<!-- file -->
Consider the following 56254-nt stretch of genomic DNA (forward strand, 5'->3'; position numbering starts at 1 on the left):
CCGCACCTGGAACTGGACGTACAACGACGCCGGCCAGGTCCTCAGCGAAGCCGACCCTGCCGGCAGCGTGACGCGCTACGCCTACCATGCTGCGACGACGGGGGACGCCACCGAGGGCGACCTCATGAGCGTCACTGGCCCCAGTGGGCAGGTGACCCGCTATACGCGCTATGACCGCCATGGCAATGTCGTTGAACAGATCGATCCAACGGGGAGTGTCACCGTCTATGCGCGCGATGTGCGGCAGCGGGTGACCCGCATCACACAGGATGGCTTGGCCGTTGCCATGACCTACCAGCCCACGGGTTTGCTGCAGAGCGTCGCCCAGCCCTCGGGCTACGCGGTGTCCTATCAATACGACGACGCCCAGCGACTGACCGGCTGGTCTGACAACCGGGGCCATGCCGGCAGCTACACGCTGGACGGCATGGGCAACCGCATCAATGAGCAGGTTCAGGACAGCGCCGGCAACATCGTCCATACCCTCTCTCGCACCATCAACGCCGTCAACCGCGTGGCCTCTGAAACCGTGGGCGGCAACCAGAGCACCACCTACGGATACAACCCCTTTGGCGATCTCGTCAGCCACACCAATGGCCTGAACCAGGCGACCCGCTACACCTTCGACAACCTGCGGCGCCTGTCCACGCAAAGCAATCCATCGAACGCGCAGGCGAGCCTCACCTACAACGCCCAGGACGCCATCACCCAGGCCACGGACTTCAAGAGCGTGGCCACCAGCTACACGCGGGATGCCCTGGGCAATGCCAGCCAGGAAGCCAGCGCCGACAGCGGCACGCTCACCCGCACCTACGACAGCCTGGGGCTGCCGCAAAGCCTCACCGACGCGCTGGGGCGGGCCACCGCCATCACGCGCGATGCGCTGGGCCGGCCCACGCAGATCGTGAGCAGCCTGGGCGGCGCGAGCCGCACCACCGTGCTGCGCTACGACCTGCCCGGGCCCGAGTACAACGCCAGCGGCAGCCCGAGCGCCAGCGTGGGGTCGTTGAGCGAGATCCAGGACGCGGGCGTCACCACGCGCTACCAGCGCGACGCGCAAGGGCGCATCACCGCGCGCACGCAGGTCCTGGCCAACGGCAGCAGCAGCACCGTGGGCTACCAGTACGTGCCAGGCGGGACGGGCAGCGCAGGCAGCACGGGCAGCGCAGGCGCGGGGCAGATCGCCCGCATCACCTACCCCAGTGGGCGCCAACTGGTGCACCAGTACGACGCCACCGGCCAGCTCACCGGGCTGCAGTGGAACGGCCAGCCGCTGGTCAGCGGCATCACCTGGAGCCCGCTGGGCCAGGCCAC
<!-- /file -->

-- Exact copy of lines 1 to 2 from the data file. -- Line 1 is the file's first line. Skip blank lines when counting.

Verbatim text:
Consider the following 56254-nt stretch of genomic DNA (forward strand, 5'->3'; position numbering starts at 1 on the left):
CCGCACCTGGAACTGGACGTACAACGACGCCGGCCAGGTCCTCAGCGAAGCCGACCCTGCCGGCAGCGTGACGCGCTACGCCTACCATGCTGCGACGACGGGGGACGCCACCGAGGGCGACCTCATGAGCGTCACTGGCCCCAGTGGGCAGGTGACCCGCTATACGCGCTATGACCGCCATGGCAATGTCGTTGAACAGATCGATCCAACGGGGAGTGTCACCGTCTATGCGCGCGATGTGCGGCAGCGGGTGACCCGCATCACACAGGATGGCTTGGCCGTTGCCATGACCTACCAGCCCACGGGTTTGCTGCAGAGCGTCGCCCAGCCCTCGGGCTACGCGGTGTCCTATCAATACGACGACGCCCAGCGACTGACCGGCTGGTCTGACAACCGGGGCCATGCCGGCAGCTACACGCTGGACGGCATGGGCAACCGCATCAATGAGCAGGTTCAGGACAGCGCCGGCAACATCGTCCATACCCTCTCTCGCACCATCAACGCCGTCAACCGCGTGGCCTCTGAAACCGTGGGCGGCAACCAGAGCACCACCTACGGATACAACCCCTTTGGCGATCTCGTCAGCCACACCAATGGCCTGAACCAGGCGACCCGCTACACCTTCGACAACCTGCGGCGCCTGTCCACGCAAAGCAATCCATCGAACGCGCAGGCGAGCCTCACCTACAACGCCCAGGACGCCATCACCCAGGCCACGGACTTCAAGAGCGTGGCCACCAGCTACACGCGGGATGCCCTGGGCAATGCCAGCCAGGAAGCCAGCGCCGACAGCGGCACGCTCACCCGCACCTACGACAGCCTGGGGCTGCCGCAAAGCCTCACCGACGCGCTGGGGCGGGCCACCGCCATCACGCGCGATGCGCTGGGCCGGCCCACGCAGATCGTGAGCAGCCTGGGCGGCGCGAGCCGCACCACCGTGCTGCGCTACGACCTGCCCGGGCCCGAGTACAACGCCAGCGGCAGCCCGAGCGCCAGCGTGGGGTCGTTGAGCGAGATCCAGGACGCGGGCGTCACCACGCGCTACCAGCGCGACGCGCAAGGGCGCATCACCGCGCGCACGCAGGTCCTGGCCAACGGCAGCAGCAGCACCGTGGGCTACCAGTACGTGCCAGGCGGGACGGGCAGCGCAGGCAGCACGGGCAGCGCAGGCGCGGGGCAGATCGCCCGCATCACCTACCCCAGTGGGCGCCAACTGGTGCACCAGTACGACGCCACCGGCCAGCTCACCGGGCTGCAGTGGAACGGCCAGCCGCTGGTCAGCGGCATCACCTGGAGCCCGCTGGGCCAGGCCAC